East Beach

Earlier this week I posted a minimalist Seascape (click here) taken in Littlehampton, a seaside town in West Sussex on the south coast of England. There has been a human settlement here since Roman times. For centuries Littlehampton was a fishing port, it wasn’t until the eighteenth century that it developed into a holiday destination and economic success followed with a Ferry to Honfleur in Northern France. Now the Port is principally used by pleasure craft.

We went to Littlehampton for one simple reason: to see the East Beach Café. At face value that might sound like a very strange reason for going to a place – to see a café. You’re probably thinking: must be a pretty special café. And you would be right. It is indeed special – a unique structure.

DSC_2294It was designed by Thomas Heatherwick, an award–winning designer who founded the Heatherwick Studio. The studio is perhaps most famous in the UK for the design of the London Olympic Cauldron for the 2012 Games, but its projects span the globe. The East Beach Café was built in 2007.

The building is a fully welded structure, with a rough, weathered appearance. Think of it as a striking piece of driftwood or flotsam washed up on the shore.

DSC_3838It sits in an isolated spot on the East beach and its appearance, from any viewpoint, is striking. Set apart from it a little further up the beach is an array of Beach Huts. Thankfully they do not intrude on the space that the Café justifiably requires to show itself off to full advantage.

DSC_2307Importantly, it is not just the exterior that is to be admired. East beach Café is far from being a basic café. It serves excellent award-winning food. It’s well worth the visit – we had an excellent lunch here.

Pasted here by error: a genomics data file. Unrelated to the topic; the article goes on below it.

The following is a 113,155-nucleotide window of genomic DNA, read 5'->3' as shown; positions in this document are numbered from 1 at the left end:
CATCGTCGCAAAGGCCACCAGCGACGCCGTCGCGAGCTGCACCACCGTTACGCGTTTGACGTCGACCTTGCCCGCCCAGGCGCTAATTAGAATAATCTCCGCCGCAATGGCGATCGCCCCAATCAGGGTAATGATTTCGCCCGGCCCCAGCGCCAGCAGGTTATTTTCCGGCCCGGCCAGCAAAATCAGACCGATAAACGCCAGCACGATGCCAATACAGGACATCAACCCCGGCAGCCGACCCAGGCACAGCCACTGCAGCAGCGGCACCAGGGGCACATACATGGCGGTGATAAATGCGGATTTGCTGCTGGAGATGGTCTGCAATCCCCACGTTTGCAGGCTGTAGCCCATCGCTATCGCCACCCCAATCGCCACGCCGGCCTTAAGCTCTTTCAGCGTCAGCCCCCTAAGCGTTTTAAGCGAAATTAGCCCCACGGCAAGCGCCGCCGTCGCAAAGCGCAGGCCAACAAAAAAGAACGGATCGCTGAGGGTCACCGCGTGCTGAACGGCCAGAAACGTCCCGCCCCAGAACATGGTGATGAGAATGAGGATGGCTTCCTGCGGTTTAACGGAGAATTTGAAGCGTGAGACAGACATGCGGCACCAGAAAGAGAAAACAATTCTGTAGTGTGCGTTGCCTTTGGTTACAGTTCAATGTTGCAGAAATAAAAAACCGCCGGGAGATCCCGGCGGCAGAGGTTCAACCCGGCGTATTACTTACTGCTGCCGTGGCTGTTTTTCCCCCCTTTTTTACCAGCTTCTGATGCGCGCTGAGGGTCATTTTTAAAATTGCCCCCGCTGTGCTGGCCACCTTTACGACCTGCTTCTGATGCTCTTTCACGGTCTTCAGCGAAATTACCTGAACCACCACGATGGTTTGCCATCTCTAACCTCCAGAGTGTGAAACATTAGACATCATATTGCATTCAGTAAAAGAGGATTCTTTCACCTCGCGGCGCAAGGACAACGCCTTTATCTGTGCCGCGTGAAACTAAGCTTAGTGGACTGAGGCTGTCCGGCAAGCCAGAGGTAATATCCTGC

Check out East beach Café’s website for further information on the Building and also to see the Menus.

The images in the gallery that follows were taken on two different days (it’s easy to see the difference). An overcast day on which the seascape, previously mentioned was taken. And another sunnier day. Of all the images my personal favourite is the very last image in the gallery below. Actually the B&W conversion was only completed earlier this week. I’ve included the original colour shot as well for a comparison.


About LensScaper

Hi - I'm a UK-based photographer who started out 45+ years ago as a lover of landscapes, inspired by my love of outdoor pursuits: skiing, walking and climbing. Now retired, I seldom leave home without a camera and I find images in unexpected places and from different genres. I work on the premise that Photography is Art and that creativity is dependent on the cultivation of 'A Seeing Eye'. I'm not averse to manipulating images to produce derivatives that may sometimes be far removed from the original.
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21 Responses to East Beach

  1. Chillbrook says:

    I can see why you like the last image so much Andy. I rather like the colour one too mind you. But, a lot of drama in the conversion however. A fascinating building. I can imagine the planners came in for a lot of local opposition, landing this on the beach but it really works doesn’t it? If ever I’m in the area I will definitely make a visit. I’ve just looked at the menus.. 🙂

    • LensScaper says:

      It was certainly a bold decision by the planners, Adrian. Actually they have acquired an ‘installation’ that is famous because of the designer. I realize, rather bizarrely, that I have never been to the other end of the building and photographed it from that angle. I’m sure that you would enjoy it. It seems to work in good weather and bad too.